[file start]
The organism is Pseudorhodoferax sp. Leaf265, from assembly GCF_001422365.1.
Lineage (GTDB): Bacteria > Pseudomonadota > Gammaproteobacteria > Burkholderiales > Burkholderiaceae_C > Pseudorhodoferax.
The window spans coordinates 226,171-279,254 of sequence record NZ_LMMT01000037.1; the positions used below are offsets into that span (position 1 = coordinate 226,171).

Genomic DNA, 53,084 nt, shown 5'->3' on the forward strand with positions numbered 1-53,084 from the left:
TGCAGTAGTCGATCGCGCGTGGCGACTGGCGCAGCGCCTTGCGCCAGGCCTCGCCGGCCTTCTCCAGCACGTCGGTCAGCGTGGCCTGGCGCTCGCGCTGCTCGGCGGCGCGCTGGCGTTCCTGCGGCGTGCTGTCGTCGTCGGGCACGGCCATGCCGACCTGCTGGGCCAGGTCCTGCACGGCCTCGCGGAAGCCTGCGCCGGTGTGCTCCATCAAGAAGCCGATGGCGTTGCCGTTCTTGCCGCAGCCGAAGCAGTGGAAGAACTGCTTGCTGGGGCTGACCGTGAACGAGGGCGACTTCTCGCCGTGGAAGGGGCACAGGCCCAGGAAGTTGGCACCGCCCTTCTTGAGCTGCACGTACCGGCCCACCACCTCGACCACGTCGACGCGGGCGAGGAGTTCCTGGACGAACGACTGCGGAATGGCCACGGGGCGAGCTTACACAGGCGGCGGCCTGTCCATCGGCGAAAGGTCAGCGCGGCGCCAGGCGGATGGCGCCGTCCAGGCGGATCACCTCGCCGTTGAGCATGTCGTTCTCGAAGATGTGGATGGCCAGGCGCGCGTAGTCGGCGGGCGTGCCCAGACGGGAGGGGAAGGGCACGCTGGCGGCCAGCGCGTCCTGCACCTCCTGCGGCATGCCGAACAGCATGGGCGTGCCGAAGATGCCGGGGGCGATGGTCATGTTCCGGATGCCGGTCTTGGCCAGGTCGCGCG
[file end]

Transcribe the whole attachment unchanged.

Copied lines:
The organism is Pseudorhodoferax sp. Leaf265, from assembly GCF_001422365.1.
Lineage (GTDB): Bacteria > Pseudomonadota > Gammaproteobacteria > Burkholderiales > Burkholderiaceae_C > Pseudorhodoferax.
The window spans coordinates 226,171-279,254 of sequence record NZ_LMMT01000037.1; the positions used below are offsets into that span (position 1 = coordinate 226,171).

Genomic DNA, 53,084 nt, shown 5'->3' on the forward strand with positions numbered 1-53,084 from the left:
TGCAGTAGTCGATCGCGCGTGGCGACTGGCGCAGCGCCTTGCGCCAGGCCTCGCCGGCCTTCTCCAGCACGTCGGTCAGCGTGGCCTGGCGCTCGCGCTGCTCGGCGGCGCGCTGGCGTTCCTGCGGCGTGCTGTCGTCGTCGGGCACGGCCATGCCGACCTGCTGGGCCAGGTCCTGCACGGCCTCGCGGAAGCCTGCGCCGGTGTGCTCCATCAAGAAGCCGATGGCGTTGCCGTTCTTGCCGCAGCCGAAGCAGTGGAAGAACTGCTTGCTGGGGCTGACCGTGAACGAGGGCGACTTCTCGCCGTGGAAGGGGCACAGGCCCAGGAAGTTGGCACCGCCCTTCTTGAGCTGCACGTACCGGCCCACCACCTCGACCACGTCGACGCGGGCGAGGAGTTCCTGGACGAACGACTGCGGAATGGCCACGGGGCGAGCTTACACAGGCGGCGGCCTGTCCATCGGCGAAAGGTCAGCGCGGCGCCAGGCGGATGGCGCCGTCCAGGCGGATCACCTCGCCGTTGAGCATGTCGTTCTCGAAGATGTGGATGGCCAGGCGCGCGTAGTCGGCGGGCGTGCCCAGACGGGAGGGGAAGGGCACGCTGGCGGCCAGCGCGTCCTGCACCTCCTGCGGCATGCCGAACAGCATGGGCGTGCCGAAGATGCCGGGGGCGATGGTCATGTTCCGGATGCCGGTCTTGGCCAGGTCGCGCG